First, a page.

This graduate level Lecture (PHY553B) was part of the Master of Planetary Science and Astrophysics of the University Joseph Fourier. The Lectures are divided into two large parts. During the first ~15 hours, we will review the basic physical processes needed to understand the physics and chemistry at play in the ISM. The second part, of approximately equal length, will make use of those processes to understand how some of the objects populating the ISM work. We will terminate the lecture by a non-exhaustive list of outstanding contemporary questions regarding the ISM. Lectures are in french, but all slides, problems, articles, references, etc... are in english.
Throughout the course, examples and applications are given. Some exercices are also proposed which are mainly based on publications. Some practice with numerical codes is also scheduled, where the students will explore subtleties in radiative transfer.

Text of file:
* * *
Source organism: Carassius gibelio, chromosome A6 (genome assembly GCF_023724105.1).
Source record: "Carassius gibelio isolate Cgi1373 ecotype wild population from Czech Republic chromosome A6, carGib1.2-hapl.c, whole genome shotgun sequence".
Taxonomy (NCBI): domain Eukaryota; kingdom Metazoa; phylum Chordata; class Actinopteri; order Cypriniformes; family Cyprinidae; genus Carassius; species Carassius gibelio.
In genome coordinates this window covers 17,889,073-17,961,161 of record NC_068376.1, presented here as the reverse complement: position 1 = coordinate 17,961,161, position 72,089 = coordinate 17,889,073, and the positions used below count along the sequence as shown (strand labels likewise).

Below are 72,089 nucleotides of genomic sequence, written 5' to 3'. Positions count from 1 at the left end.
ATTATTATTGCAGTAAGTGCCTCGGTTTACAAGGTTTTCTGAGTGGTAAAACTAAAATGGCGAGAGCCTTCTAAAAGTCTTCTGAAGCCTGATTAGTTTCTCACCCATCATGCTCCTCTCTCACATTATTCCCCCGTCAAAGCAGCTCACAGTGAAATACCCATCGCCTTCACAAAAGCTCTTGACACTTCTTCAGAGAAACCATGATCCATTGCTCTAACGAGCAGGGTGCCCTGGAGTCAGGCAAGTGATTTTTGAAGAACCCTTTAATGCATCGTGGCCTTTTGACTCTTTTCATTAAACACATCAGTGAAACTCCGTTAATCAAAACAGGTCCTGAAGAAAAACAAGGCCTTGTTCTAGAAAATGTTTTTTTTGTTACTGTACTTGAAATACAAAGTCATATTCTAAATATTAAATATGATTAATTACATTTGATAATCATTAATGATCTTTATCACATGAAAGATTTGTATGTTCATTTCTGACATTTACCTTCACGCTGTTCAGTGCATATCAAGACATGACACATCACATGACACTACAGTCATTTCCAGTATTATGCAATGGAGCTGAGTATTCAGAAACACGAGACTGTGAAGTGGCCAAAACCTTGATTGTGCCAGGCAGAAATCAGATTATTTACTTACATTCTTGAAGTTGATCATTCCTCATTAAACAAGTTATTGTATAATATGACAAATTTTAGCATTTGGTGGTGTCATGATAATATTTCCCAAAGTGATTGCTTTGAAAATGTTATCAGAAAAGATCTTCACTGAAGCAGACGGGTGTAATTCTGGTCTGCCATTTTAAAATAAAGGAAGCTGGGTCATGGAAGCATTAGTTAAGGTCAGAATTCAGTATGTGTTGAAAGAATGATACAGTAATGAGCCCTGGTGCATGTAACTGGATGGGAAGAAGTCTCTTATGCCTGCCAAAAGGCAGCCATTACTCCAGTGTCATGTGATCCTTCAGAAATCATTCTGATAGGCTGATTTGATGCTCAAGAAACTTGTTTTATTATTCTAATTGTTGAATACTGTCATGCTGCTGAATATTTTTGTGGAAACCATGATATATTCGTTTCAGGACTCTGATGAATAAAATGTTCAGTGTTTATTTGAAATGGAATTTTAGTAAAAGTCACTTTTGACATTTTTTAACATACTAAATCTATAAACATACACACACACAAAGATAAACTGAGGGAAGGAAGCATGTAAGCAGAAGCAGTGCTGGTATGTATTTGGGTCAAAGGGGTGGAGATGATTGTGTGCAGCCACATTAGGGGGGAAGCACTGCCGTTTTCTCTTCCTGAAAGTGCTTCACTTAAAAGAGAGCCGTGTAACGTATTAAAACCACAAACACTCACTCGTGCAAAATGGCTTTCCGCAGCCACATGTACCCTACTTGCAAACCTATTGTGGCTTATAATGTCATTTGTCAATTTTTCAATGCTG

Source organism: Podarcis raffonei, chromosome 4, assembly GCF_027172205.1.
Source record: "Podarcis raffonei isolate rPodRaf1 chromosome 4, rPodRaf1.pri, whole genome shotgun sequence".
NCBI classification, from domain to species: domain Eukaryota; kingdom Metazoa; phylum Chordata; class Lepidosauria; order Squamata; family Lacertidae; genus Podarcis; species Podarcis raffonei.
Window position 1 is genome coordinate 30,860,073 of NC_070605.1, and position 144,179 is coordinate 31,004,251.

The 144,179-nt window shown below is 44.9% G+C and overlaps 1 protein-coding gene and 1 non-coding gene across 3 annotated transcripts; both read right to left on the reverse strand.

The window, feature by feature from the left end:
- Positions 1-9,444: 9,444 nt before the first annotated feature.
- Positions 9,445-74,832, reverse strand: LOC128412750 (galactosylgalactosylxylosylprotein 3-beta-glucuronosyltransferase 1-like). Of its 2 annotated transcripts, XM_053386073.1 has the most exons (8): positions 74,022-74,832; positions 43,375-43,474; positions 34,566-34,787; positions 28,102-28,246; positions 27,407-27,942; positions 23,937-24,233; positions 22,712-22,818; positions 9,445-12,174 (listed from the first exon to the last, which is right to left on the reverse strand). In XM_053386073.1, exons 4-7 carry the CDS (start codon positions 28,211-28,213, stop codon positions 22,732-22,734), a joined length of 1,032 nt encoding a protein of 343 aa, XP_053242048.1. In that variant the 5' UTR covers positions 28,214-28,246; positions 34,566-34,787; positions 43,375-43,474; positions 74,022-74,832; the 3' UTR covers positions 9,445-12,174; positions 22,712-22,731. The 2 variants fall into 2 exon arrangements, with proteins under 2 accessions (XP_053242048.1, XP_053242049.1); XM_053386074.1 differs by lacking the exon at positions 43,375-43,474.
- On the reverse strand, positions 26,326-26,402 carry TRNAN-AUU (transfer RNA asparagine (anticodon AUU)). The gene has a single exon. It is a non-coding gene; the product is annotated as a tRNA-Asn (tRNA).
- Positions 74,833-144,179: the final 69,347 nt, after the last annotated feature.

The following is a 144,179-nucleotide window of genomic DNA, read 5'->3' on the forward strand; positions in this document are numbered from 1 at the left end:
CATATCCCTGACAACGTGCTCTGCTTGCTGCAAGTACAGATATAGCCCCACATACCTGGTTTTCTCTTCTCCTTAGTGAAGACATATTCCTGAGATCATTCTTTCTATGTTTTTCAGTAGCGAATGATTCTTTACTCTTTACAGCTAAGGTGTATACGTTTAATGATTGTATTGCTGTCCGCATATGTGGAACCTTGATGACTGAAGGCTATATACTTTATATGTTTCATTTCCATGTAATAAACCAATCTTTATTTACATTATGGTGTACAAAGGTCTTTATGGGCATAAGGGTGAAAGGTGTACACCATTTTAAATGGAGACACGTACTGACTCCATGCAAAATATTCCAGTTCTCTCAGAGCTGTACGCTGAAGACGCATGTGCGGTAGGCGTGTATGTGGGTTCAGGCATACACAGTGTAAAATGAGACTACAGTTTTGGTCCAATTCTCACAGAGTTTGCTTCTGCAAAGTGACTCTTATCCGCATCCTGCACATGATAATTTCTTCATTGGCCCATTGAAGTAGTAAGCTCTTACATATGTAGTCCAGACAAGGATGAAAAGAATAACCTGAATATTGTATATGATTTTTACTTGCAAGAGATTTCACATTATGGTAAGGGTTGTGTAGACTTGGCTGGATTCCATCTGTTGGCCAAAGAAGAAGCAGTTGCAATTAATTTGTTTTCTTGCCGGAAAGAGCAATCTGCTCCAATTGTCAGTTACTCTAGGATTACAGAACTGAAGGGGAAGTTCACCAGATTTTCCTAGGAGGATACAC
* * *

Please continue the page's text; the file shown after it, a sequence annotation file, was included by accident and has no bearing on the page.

A standard background in quantum mechanics is assumed (Hydrogen atom, angular momentum coupling). Basics in hydrodynamics (ideal and non-ideal) is also a prerequisite even though a short introduction will always be given.
|1. Atomic structure||Slides||Notes|
|2. Molecular structure||Slides||Notes|
|4. HII regions||Slides||Notes (*)|
|5. Radiative transfer||Slides||Notes (*)|
|6. Thermal physics of tde ISM||Slides||-|
|7. Non-thermal physics of the ISM||Slides||Notes (*)|
|9. Photodissociation regions||Slides||-|
|10. Molecular clouds||Slides||-|
|11. Magnetic fields||Slides||-|
|12. Star formation and molecular complexity||Slides||-|
|13. Open questions||-||-|